OKLAHOMA CITY (KFOR) – As the dispute over tribal gaming compacts moves to a higher court, state leaders say they are getting prepared for a legal fight.
Currently, Native American tribes pay Oklahoma more than $140 million a year in gaming exclusivity fees from casinos. However, some state leaders say it is time for that to change.
Oklahoma tribes earn $4.5 billion each year thanks to casino-style gaming. Of that money, anywhere from 4 to 10 percent goes back to the state in exclusivity fees.
Since the 15-year deal between the state and the tribes was set to expire on Jan. 1, Gov. Kevin Stitt sent a letter to 35 tribal leaders saying it was time to renegotiate the terms of the agreement.
However, the tribes have contended the compact automatically renews if new agreements aren’t reached.
The issue at hand seems to be the wording of Part 15 B. of the compact.
The compact's Part 15 B. states, "This Compact shall have a term which will expire on January 1, 2020, and at that time, if organization licensees or others are authorized to conduct electronic gaming in any form other than pari-mutuel wagering on live horse racing pursuant to any governmental action of the state or court order following the effective date of this Compact, the Compact shall automatically renew for successive additional fifteen-year terms."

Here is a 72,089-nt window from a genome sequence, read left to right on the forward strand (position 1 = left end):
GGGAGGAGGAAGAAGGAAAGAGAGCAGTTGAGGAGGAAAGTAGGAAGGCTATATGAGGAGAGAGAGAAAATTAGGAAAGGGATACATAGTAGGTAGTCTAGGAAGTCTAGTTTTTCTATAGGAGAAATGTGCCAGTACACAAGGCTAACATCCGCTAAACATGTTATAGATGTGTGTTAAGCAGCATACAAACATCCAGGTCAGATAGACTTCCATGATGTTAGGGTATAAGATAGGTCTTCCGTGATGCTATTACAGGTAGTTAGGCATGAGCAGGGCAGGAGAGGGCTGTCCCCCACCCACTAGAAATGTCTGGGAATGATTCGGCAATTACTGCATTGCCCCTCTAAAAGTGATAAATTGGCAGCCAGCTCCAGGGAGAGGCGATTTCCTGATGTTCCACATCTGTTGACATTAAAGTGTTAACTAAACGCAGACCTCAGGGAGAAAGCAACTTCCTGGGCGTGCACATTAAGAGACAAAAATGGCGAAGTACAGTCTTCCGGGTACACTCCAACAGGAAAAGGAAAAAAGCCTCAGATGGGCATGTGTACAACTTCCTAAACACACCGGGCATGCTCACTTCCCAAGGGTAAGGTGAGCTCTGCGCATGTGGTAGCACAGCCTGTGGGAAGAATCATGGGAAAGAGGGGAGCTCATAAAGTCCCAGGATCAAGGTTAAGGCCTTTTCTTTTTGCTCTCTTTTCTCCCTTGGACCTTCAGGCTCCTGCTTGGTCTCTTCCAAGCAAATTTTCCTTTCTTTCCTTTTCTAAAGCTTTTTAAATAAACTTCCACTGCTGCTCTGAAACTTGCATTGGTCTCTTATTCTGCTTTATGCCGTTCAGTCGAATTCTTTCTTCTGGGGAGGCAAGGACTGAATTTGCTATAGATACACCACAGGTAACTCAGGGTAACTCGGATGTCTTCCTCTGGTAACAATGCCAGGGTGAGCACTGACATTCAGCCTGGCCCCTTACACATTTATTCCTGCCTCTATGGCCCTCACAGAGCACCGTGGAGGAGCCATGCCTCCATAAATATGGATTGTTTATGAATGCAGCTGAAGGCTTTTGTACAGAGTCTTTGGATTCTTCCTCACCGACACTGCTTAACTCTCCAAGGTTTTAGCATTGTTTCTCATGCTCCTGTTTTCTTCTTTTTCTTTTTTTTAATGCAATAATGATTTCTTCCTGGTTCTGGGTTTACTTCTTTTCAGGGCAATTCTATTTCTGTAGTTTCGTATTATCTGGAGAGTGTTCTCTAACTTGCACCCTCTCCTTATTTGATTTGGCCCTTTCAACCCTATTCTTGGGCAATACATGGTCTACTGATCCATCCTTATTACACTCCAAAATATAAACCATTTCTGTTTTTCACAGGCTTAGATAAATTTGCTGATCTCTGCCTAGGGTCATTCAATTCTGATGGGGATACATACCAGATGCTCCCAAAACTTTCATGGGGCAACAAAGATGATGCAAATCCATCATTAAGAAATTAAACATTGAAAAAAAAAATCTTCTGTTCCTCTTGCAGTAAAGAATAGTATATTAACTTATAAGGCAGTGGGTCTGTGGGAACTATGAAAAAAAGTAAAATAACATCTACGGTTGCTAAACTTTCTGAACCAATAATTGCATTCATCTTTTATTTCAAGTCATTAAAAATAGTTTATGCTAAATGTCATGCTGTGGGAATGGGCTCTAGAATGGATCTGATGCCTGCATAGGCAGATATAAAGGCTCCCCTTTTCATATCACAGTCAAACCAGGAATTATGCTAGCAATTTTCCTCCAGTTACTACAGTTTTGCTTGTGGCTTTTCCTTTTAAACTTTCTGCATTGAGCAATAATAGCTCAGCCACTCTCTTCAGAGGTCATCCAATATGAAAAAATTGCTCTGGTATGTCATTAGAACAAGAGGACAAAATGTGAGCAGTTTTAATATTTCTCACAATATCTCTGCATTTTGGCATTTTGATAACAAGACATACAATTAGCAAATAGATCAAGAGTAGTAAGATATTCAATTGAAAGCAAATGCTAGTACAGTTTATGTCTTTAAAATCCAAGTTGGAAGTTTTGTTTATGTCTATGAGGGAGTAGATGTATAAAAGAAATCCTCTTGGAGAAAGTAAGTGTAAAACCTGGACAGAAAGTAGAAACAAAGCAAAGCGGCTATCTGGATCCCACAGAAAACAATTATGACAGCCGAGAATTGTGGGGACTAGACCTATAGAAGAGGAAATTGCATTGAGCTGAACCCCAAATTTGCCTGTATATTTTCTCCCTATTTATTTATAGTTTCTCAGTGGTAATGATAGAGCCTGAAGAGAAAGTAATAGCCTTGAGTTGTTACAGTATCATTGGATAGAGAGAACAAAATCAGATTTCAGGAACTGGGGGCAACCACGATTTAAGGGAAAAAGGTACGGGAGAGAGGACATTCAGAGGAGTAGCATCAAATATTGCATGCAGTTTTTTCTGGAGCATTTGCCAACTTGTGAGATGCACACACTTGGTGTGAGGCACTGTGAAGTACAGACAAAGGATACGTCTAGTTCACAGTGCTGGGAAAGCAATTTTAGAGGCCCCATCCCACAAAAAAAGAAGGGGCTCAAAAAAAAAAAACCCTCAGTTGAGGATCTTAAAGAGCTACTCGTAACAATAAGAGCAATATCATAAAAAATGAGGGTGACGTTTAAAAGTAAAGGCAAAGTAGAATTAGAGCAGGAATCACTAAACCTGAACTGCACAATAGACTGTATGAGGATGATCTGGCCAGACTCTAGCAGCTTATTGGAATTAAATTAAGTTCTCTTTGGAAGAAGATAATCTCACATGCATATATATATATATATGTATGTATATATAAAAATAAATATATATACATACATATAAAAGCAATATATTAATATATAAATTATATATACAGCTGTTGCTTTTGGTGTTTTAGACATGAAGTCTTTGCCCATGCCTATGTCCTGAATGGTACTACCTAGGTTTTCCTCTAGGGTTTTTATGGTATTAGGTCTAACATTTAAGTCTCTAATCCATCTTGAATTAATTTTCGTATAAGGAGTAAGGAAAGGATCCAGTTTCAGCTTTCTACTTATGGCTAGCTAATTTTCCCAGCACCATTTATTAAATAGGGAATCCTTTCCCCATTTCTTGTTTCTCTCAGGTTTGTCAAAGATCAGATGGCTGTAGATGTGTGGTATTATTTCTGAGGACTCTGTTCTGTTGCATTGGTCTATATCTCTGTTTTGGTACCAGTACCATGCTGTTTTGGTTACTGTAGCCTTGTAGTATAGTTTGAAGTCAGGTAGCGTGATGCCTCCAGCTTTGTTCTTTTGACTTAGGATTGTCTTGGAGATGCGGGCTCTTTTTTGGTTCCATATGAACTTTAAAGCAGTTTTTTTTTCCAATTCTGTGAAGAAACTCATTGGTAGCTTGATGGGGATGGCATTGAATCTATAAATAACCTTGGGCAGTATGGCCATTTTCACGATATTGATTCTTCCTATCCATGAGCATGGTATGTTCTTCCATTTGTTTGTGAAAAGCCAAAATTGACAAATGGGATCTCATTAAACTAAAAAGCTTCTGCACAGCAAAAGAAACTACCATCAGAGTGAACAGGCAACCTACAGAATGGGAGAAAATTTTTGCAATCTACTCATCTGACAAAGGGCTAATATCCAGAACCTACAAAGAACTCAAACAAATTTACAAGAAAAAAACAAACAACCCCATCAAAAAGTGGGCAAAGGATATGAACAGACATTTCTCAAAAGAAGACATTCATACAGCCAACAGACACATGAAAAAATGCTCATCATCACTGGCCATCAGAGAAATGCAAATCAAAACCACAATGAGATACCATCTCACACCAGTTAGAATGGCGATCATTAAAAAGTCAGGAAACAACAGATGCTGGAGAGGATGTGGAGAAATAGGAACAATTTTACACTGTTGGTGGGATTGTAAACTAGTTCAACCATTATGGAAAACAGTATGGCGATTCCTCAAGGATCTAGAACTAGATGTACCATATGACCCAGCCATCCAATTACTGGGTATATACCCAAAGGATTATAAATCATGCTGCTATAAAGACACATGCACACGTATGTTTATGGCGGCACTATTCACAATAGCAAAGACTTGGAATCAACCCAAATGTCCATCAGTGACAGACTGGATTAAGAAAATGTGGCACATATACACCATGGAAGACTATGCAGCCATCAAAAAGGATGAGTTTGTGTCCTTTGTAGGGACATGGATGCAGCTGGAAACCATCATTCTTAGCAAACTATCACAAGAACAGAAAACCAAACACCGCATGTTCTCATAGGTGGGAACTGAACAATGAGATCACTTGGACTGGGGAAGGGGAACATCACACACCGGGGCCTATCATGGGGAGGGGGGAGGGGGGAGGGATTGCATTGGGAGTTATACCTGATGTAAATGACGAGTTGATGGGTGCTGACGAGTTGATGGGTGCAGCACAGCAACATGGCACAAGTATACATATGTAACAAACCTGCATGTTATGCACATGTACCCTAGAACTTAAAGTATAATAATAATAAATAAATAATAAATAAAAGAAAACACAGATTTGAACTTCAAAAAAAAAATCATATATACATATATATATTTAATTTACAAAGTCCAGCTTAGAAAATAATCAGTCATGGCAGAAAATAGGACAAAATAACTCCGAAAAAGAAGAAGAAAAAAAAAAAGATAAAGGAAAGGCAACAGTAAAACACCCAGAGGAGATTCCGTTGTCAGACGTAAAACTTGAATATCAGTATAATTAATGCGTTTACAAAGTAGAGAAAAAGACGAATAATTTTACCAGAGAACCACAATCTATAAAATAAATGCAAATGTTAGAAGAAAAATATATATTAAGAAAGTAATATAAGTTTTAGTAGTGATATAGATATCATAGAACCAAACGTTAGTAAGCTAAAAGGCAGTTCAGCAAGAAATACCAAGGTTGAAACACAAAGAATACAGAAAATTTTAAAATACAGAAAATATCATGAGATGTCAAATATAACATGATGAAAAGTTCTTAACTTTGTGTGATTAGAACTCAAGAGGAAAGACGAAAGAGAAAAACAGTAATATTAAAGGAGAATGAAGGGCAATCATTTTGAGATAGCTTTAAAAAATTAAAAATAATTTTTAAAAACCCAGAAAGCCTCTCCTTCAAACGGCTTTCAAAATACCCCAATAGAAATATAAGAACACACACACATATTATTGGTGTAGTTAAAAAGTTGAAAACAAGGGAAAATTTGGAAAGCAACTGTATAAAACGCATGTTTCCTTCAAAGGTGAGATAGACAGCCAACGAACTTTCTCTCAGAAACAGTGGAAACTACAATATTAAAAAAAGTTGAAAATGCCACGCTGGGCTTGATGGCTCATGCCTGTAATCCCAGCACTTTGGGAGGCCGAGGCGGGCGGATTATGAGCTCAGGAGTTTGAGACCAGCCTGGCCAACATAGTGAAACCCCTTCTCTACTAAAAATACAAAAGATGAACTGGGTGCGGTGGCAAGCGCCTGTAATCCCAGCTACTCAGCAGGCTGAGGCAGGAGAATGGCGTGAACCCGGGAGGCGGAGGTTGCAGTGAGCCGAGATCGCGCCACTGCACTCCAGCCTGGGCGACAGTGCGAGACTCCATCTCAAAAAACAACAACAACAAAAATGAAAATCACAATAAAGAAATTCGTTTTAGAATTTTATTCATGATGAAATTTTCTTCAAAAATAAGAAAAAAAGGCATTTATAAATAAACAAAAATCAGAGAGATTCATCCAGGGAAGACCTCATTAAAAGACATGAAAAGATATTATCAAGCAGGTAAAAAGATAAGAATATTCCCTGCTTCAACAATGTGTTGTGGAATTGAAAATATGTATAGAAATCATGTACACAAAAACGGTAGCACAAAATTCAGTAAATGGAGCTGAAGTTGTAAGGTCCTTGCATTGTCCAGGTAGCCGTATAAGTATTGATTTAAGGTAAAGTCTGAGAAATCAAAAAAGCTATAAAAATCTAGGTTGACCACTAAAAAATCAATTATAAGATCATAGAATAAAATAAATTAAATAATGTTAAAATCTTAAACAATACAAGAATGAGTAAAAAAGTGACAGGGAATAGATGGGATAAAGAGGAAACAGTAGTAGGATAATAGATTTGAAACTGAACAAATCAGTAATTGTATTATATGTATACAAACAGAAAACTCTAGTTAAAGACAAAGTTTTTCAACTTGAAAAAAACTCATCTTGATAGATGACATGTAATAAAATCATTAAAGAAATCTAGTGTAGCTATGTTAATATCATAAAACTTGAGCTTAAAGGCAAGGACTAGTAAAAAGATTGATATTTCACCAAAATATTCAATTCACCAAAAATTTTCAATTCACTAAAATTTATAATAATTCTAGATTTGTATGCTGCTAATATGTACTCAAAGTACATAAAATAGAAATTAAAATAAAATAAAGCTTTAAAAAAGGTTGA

Although the tribes have said the automatic renewal is inevitable, Stitt says that without action, Class III gaming would be illegal in Oklahoma.
"We do not want gaming to be illegal, and we do not want vendors to be operating illegally," Stitt said last month.
On Tuesday, officials announced that the Cherokee, Chickasaw, and Choctaw Nations filed a federal lawsuit "to bring an end to the uncertainty Oklahoma Governor J. Kevin Stitt has attempted to cast over Tribal gaming operations."
The lawsuit seeks a judicial declaration that the gaming compacts renew.
Now, Stitt says the state has retained a law firm to argue his opinion in court.
“With Perkins Coie, the State of Oklahoma is well-positioned to work towards a compact that protects core public services and advances the future of our great state, its four million residents, and gaming tribes. Perkins Coie will also respond to and address the Chickasaw, Cherokee, and Choctaw Nations’ federal lawsuit filed on New Year’s Eve. The legal experts at Perkins Coie have successfully represented other states in Indian law controversies, to include the State of New Mexico’s compact dispute in 2015,” said Gov. Kevin Stitt.
Officials with the governor's office said the firm has extensive litigation experience, including successfully challenging federal regulations involving a tribe and the State of New Mexico.